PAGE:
Post­ed by Nao­mi Firestone-Teeter

Our fourth install­ment of Words from our Finalists”…Sana Krasikov

Sana…meet our Read­ers
Readers…meet Sana

What are some of the most chal­leng­ing things about writ­ing fiction?

Decid­ing where to begin. There are so many ways to tell a great sto­ry – espe­cial­ly a sto­ry with dif­fer­ent per­spec­tives. You spend months build­ing a house in your mind and then have to make a prac­ti­cal deci­sion about where to put the door so that the read­er can enter and not feel com­plete­ly bewildered.

What or who has been your inspi­ra­tion for writ­ing fiction?

I’m always rely­ing on new sources of inspi­ra­tion, and they’ve changed over the years. Just talk­ing with peo­ple has been a big part of it – con­ver­sa­tion for me is one of the great plea­sures of life. I was in Philadel­phia a few weeks ago, talk­ing to a woman who was sell­ing me lentil soup, and she said, I hate Sad­dam Hus­sein, but I like him for one thing: invad­ing Kuwait.” It turned out that she had been able to escape an arranged mar­riage, and take her kids, because she was on a plane head­ing to Egypt when Sad­dam entered Kuwait. In the chaos that fol­lowed, her hus­band was stuck in Kuwait while she fled to the States. An event that meant dis­as­ter for thou­sands turned out to be the agent of her deliv­er­ance. I heard some­where once that Isaac Bashe­vis Singer would eat his meals at cafe­te­rias on Broad­way. Just so he could chat peo­ple up and lis­ten to their sto­ries. It’s such a shame we don’t have cafe­te­rias any more.

Who is your intend­ed audience?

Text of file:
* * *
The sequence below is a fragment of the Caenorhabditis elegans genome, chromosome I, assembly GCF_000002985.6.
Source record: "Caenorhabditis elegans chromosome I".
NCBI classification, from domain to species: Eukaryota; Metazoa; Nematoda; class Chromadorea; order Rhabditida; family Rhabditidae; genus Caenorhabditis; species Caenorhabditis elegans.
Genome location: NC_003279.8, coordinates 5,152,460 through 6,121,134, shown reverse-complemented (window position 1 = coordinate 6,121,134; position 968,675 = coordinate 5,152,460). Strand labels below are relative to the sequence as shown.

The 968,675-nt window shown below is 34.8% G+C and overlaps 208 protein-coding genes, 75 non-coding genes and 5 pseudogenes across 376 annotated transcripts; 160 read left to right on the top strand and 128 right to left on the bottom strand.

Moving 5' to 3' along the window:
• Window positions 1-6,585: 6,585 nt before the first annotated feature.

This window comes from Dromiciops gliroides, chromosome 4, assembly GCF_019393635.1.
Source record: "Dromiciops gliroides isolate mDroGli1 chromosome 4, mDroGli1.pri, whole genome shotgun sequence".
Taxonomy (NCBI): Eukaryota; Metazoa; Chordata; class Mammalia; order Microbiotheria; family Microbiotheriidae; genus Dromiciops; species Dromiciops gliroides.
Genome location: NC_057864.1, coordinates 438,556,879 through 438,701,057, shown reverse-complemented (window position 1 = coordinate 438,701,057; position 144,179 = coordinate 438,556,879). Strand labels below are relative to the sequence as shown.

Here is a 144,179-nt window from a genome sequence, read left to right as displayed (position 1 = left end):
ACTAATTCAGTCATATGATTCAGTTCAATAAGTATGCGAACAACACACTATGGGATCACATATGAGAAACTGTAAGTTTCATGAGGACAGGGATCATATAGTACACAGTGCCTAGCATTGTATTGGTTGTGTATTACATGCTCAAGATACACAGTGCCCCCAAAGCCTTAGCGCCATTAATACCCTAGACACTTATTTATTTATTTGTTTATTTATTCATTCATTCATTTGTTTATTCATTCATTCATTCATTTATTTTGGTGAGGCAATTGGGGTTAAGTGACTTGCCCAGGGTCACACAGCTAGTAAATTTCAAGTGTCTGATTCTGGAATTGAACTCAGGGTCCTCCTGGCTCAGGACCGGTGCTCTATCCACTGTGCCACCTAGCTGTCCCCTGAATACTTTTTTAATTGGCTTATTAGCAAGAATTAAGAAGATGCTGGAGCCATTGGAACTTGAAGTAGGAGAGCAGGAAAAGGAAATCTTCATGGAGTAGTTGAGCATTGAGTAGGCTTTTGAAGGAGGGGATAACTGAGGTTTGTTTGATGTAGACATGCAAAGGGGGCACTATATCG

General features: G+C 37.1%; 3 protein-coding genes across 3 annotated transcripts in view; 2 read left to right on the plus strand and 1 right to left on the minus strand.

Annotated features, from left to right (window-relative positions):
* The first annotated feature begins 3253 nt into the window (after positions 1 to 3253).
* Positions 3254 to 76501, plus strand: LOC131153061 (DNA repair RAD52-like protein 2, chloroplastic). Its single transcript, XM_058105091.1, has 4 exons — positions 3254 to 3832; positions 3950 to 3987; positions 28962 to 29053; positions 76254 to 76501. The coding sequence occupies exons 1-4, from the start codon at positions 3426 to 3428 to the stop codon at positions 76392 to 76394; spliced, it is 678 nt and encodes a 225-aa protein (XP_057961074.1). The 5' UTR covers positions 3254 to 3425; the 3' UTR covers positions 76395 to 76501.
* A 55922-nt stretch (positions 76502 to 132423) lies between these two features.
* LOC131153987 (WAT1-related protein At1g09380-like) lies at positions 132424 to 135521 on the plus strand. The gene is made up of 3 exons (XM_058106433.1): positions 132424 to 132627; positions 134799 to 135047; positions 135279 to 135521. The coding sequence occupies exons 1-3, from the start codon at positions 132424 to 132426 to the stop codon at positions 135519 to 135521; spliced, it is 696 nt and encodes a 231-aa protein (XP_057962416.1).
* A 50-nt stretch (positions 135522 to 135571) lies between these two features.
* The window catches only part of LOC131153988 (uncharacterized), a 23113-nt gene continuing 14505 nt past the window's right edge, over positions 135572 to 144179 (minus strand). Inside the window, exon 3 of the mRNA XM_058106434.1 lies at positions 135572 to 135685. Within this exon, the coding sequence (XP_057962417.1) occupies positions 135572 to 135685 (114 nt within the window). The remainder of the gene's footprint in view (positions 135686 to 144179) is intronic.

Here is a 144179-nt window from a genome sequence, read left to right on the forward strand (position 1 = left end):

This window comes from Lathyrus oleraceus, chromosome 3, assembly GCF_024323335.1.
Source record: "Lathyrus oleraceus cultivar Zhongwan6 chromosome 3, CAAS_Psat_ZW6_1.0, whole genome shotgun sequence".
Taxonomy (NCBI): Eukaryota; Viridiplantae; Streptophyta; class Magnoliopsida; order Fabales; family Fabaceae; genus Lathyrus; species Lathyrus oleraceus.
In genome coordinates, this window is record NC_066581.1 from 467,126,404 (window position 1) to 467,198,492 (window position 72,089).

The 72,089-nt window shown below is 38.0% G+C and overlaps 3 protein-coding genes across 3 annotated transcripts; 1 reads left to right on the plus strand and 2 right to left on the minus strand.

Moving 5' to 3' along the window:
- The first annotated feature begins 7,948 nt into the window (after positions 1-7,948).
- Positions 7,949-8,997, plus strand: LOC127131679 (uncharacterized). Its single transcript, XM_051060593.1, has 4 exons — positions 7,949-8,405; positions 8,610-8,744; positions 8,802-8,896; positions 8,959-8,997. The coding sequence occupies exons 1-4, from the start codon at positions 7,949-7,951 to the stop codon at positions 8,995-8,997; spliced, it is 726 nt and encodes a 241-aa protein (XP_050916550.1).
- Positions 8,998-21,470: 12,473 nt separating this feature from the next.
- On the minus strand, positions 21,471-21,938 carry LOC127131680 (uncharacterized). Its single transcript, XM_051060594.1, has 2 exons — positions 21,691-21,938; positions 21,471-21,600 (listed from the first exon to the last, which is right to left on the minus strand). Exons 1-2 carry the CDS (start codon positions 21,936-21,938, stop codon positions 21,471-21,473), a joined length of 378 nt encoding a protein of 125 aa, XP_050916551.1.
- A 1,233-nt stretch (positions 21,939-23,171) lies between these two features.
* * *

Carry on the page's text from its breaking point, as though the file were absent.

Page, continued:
I try not to think about an intend­ed audi­ence. My first com­mit­ment is always to the real­i­ty of char­ac­ters and the world of the sto­ry. I want to be so inside it that it doesn’t even feel like fiction.

Are you work­ing on any­thing new right now?

I’m start­ing a nov­el that moves through dif­fer­ent locales and time peri­ods, Depres­sion-era New York and San Fran­cis­co, 1950′s Moscow, and the gas fields of the Bar­ents Sea.

What are you read­ing now?

I’m going through a Muraka­mi phase. When I was liv­ing in Moscow for a year, I’d go into the Eng­lish-lan­guage sec­tion of the book store on the main strip and see exact­ly three types of titles: Can­dace Bush­nell, a sin­gle copy of Woody Allen’s With­out Feath­ers and about a dozen Hura­ki Muraka­mi nov­els. I thought, wow, they real­ly like Muraka­mi here. Now that I’m read­ing The Wind-Up Bird Chron­i­cle, I can see why. He’s will­ing to push the mys­ti­cal bound­ary of real­ism the way an author like Dos­toyevsky did. Under­neath a lot of my own writ­ing, there is bedrock of real­ism – a clas­si­cal, some­times dark real­ism that’s very much root­ed in a Russ­ian tra­di­tion. I wouldn’t exact­ly call Muraka­mi writ­ing mag­i­cal,” but I love the way he tries get at a real­i­ty beyond the senses.

When did you decide to be a writer? Where were you?